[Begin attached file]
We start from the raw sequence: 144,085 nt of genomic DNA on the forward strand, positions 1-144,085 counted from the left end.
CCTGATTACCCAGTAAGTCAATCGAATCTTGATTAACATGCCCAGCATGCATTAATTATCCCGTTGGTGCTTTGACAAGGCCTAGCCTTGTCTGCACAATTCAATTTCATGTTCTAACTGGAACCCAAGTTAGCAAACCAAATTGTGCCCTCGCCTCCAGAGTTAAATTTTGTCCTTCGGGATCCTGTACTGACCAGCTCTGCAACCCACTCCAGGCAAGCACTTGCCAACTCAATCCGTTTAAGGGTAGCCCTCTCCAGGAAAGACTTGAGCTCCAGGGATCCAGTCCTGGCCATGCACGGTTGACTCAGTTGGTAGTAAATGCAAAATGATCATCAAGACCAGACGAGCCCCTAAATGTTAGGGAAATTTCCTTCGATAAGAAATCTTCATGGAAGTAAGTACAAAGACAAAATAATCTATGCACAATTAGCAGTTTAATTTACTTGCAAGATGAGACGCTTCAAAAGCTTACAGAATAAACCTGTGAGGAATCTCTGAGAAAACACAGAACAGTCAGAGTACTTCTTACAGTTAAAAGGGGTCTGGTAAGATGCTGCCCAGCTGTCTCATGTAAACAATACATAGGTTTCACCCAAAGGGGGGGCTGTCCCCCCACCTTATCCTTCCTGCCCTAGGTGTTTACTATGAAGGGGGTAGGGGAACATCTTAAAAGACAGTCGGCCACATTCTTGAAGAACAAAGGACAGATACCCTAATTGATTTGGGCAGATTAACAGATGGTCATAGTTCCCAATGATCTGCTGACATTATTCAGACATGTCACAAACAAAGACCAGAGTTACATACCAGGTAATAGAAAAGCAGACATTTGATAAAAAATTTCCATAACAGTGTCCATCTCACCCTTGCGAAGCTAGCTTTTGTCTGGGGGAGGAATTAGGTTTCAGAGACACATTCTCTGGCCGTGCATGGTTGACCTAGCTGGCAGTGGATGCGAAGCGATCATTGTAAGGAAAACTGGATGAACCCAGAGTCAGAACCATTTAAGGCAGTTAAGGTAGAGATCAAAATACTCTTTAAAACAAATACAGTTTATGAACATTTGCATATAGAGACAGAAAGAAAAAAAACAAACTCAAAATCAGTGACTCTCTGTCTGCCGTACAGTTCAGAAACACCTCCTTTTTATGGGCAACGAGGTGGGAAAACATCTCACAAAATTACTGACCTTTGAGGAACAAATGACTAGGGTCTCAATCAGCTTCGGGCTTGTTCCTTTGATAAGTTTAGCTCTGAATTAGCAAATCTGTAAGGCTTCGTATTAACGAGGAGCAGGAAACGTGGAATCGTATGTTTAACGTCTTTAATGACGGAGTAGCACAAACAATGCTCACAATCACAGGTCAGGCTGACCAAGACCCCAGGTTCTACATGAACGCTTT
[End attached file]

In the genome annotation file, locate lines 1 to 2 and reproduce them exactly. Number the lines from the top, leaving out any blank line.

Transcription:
We start from the raw sequence: 144,085 nt of genomic DNA on the forward strand, positions 1-144,085 counted from the left end.
CCTGATTACCCAGTAAGTCAATCGAATCTTGATTAACATGCCCAGCATGCATTAATTATCCCGTTGGTGCTTTGACAAGGCCTAGCCTTGTCTGCACAATTCAATTTCATGTTCTAACTGGAACCCAAGTTAGCAAACCAAATTGTGCCCTCGCCTCCAGAGTTAAATTTTGTCCTTCGGGATCCTGTACTGACCAGCTCTGCAACCCACTCCAGGCAAGCACTTGCCAACTCAATCCGTTTAAGGGTAGCCCTCTCCAGGAAAGACTTGAGCTCCAGGGATCCAGTCCTGGCCATGCACGGTTGACTCAGTTGGTAGTAAATGCAAAATGATCATCAAGACCAGACGAGCCCCTAAATGTTAGGGAAATTTCCTTCGATAAGAAATCTTCATGGAAGTAAGTACAAAGACAAAATAATCTATGCACAATTAGCAGTTTAATTTACTTGCAAGATGAGACGCTTCAAAAGCTTACAGAATAAACCTGTGAGGAATCTCTGAGAAAACACAGAACAGTCAGAGTACTTCTTACAGTTAAAAGGGGTCTGGTAAGATGCTGCCCAGCTGTCTCATGTAAACAATACATAGGTTTCACCCAAAGGGGGGGCTGTCCCCCCACCTTATCCTTCCTGCCCTAGGTGTTTACTATGAAGGGGGTAGGGGAACATCTTAAAAGACAGTCGGCCACATTCTTGAAGAACAAAGGACAGATACCCTAATTGATTTGGGCAGATTAACAGATGGTCATAGTTCCCAATGATCTGCTGACATTATTCAGACATGTCACAAACAAAGACCAGAGTTACATACCAGGTAATAGAAAAGCAGACATTTGATAAAAAATTTCCATAACAGTGTCCATCTCACCCTTGCGAAGCTAGCTTTTGTCTGGGGGAGGAATTAGGTTTCAGAGACACATTCTCTGGCCGTGCATGGTTGACCTAGCTGGCAGTGGATGCGAAGCGATCATTGTAAGGAAAACTGGATGAACCCAGAGTCAGAACCATTTAAGGCAGTTAAGGTAGAGATCAAAATACTCTTTAAAACAAATACAGTTTATGAACATTTGCATATAGAGACAGAAAGAAAAAAAACAAACTCAAAATCAGTGACTCTCTGTCTGCCGTACAGTTCAGAAACACCTCCTTTTTATGGGCAACGAGGTGGGAAAACATCTCACAAAATTACTGACCTTTGAGGAACAAATGACTAGGGTCTCAATCAGCTTCGGGCTTGTTCCTTTGATAAGTTTAGCTCTGAATTAGCAAATCTGTAAGGCTTCGTATTAACGAGGAGCAGGAAACGTGGAATCGTATGTTTAACGTCTTTAATGACGGAGTAGCACAAACAATGCTCACAATCACAGGTCAGGCTGACCAAGACCCCAGGTTCTACATGAACGCTTT